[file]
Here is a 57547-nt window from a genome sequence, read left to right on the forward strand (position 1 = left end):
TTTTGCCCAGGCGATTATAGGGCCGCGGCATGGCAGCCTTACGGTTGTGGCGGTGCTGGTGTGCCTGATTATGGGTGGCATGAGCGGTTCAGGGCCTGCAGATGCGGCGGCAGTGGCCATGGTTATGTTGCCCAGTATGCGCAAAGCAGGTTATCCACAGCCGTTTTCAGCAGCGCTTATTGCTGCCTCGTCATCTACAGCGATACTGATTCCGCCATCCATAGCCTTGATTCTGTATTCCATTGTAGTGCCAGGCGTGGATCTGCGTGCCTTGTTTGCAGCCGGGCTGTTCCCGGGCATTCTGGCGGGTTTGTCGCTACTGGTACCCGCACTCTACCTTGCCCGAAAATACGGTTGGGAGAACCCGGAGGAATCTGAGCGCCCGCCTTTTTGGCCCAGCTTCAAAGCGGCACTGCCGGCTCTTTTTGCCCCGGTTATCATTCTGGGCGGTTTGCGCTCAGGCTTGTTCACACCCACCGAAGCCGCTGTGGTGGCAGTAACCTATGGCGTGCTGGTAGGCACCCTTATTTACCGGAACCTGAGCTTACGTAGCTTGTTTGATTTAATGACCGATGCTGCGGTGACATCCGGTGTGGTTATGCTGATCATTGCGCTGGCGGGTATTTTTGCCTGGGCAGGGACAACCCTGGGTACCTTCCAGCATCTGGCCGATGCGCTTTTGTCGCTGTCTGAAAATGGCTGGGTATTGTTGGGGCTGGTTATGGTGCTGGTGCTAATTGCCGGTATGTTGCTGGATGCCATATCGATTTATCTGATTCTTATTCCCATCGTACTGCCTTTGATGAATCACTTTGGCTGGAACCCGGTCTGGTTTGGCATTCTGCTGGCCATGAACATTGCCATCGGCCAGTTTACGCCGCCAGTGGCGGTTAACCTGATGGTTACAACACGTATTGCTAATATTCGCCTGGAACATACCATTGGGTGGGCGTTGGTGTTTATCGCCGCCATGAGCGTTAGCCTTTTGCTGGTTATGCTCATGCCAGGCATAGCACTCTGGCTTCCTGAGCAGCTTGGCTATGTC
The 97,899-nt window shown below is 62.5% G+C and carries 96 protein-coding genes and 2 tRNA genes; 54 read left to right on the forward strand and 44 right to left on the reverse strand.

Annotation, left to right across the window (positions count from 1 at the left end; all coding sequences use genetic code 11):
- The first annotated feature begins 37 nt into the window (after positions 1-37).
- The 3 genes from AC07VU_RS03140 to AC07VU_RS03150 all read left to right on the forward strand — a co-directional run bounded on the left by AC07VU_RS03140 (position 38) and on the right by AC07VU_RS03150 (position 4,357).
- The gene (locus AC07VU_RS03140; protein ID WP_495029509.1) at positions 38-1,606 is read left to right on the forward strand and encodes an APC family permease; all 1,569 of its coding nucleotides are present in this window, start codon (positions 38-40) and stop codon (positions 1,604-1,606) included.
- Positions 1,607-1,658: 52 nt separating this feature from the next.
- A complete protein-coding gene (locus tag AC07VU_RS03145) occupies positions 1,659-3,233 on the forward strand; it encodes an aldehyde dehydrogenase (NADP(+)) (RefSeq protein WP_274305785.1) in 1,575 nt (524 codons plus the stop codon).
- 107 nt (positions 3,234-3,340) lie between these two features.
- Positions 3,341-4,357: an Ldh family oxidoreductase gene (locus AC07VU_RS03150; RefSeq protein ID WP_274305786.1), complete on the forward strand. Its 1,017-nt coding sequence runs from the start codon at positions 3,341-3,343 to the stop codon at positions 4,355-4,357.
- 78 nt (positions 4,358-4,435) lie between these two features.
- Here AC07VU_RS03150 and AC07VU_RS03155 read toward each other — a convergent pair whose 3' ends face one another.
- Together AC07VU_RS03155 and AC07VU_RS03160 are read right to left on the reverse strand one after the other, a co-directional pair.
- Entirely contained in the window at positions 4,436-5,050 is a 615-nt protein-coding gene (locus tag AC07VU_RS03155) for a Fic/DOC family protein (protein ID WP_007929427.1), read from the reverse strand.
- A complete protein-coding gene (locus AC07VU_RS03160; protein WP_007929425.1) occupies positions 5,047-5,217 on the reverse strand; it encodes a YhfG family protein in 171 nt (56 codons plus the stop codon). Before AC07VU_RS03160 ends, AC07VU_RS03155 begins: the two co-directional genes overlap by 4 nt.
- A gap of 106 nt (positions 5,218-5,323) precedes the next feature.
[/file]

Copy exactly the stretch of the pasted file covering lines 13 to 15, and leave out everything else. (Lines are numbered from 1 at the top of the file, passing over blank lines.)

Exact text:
- Here AC07VU_RS03150 and AC07VU_RS03155 read toward each other — a convergent pair whose 3' ends face one another.
- Together AC07VU_RS03155 and AC07VU_RS03160 are read right to left on the reverse strand one after the other, a co-directional pair.
- Entirely contained in the window at positions 4,436-5,050 is a 615-nt protein-coding gene (locus tag AC07VU_RS03155) for a Fic/DOC family protein (protein ID WP_007929427.1), read from the reverse strand.